The U.S. Department of Interior announced the recovery of the Yellowstone grizzly bear population as well as its intent to remove federal protections and return management to state agencies.
“The Rocky Mountain Elk Foundation supports the delisting of grizzly bears,” said David Allen, RMEF president and CEO. “It’s been a long time coming and we think this is the appropriate move by Secretary Zinke and the U.S. Fish and Wildlife Service.”
The Yellowstone population rebounded from as few as 136 bears in 1975 to an estimated 700 today. Confirmed sightings of grizzlies are taking place in locations where they have not previously been seen for more than 100 years as they extend their range in the Northern Rockies.
“This achievement stands as one of America’s great conservation successes; the culmination of decades of hard work and dedication on the part of the state, tribal, federal and private partners,” said U.S, Secretary of the Interior Ryan Zinke. “As a Montanan, I’m proud of what we’ve achieved together.”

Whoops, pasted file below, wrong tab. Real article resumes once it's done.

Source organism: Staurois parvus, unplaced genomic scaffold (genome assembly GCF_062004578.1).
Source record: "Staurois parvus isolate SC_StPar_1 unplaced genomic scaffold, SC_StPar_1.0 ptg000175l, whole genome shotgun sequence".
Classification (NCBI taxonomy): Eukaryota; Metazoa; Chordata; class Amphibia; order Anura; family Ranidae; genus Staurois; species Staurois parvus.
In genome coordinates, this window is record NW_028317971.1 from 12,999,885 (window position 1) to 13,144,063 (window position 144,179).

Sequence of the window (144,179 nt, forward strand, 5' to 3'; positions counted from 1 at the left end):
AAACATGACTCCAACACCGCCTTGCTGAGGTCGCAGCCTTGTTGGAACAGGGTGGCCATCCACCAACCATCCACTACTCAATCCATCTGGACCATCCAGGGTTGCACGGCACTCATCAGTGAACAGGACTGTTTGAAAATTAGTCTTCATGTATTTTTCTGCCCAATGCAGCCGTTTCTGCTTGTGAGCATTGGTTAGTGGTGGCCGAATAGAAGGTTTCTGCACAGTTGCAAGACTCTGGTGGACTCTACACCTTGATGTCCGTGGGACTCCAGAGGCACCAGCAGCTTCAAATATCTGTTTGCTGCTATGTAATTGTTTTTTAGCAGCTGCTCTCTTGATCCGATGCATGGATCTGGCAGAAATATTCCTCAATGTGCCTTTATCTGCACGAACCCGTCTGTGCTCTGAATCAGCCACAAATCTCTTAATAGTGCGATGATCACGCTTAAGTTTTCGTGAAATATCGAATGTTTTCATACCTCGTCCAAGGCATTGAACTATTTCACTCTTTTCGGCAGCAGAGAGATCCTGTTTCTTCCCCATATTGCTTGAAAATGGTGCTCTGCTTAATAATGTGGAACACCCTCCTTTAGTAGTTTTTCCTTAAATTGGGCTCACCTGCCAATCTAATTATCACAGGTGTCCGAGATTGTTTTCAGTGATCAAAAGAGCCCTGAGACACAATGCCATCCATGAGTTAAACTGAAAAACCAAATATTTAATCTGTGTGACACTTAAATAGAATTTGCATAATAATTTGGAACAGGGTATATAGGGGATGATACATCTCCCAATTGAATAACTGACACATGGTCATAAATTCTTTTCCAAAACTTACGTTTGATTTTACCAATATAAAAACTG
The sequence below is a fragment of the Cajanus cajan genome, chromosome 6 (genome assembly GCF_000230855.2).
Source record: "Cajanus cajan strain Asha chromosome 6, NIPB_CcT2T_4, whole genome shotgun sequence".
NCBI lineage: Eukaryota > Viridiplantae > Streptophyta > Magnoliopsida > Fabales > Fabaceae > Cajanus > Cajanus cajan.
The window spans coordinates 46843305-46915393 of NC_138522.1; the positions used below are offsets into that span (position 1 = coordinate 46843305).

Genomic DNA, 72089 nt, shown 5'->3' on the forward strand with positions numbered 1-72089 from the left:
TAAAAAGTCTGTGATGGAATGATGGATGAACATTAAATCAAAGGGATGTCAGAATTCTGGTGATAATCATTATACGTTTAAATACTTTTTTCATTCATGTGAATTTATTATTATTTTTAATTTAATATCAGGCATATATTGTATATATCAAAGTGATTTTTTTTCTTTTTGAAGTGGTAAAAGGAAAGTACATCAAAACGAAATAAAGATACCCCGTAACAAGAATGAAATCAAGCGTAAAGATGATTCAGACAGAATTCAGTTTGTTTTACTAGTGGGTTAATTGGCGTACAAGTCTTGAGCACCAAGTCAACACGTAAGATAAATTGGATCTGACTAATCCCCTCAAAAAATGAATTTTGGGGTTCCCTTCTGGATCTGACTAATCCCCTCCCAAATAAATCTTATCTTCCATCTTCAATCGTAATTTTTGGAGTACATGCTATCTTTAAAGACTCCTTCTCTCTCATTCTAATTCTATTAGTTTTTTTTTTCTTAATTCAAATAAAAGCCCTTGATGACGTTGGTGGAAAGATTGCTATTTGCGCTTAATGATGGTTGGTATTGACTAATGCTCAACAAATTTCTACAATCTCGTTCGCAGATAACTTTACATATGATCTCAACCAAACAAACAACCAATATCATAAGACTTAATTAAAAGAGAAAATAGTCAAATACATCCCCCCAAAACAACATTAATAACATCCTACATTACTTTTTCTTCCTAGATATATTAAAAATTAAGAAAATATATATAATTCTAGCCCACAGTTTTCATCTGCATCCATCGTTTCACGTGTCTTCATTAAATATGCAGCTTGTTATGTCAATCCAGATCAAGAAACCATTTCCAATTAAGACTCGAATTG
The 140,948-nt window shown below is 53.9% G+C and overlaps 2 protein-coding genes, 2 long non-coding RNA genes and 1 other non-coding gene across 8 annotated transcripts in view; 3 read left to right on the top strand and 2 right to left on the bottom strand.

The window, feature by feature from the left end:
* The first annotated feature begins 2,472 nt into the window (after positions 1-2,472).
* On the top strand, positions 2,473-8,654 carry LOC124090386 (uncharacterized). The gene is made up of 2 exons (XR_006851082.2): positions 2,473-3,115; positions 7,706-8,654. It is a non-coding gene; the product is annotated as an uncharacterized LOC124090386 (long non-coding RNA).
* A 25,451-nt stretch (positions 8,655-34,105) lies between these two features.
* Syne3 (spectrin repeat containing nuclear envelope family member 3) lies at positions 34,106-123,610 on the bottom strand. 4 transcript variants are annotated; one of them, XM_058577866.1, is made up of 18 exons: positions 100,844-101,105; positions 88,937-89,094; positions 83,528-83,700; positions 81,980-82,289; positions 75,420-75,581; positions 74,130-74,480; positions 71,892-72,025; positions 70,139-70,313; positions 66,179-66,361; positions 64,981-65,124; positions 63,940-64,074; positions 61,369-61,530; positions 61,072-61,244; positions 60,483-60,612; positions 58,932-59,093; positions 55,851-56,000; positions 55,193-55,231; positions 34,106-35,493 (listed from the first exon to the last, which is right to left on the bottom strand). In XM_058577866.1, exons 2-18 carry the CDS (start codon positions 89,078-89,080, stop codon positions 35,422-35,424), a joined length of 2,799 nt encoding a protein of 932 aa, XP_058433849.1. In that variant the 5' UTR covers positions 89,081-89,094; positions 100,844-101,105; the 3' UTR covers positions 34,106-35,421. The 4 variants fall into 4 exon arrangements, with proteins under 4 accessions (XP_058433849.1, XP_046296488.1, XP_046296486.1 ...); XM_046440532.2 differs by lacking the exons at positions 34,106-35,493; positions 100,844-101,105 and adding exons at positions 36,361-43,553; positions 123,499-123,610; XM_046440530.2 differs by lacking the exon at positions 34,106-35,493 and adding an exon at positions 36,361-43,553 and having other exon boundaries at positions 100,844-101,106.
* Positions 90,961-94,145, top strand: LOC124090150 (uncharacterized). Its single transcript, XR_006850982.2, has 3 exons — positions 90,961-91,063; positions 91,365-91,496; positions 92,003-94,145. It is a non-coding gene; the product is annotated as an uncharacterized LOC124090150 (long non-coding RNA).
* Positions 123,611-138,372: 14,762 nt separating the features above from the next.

The Yellowstone grizzly population meets all delisting criteria. These factors include not only the number and distribution of bears throughout the ecosystem, but also the quantity and quality of the habitat available and the states’ commitments to manage the population from now on in a manner that maintains its healthy and secure status.
“We do caution everybody to manage their expectations about the potential of hunting grizzly bears. The reality is there will be very minimal hunting of grizzly bears for the next several years. Those who oppose the delisting are going to try and use ‘trophy hunting’ as a major obstacle and reason not to delist grizzly bears. It’s purely rhetoric and propaganda,” added Allen.
The final rule, and the supporting documents, will publish in coming days in the Federal Register and the rule will take effect 30 days after publication.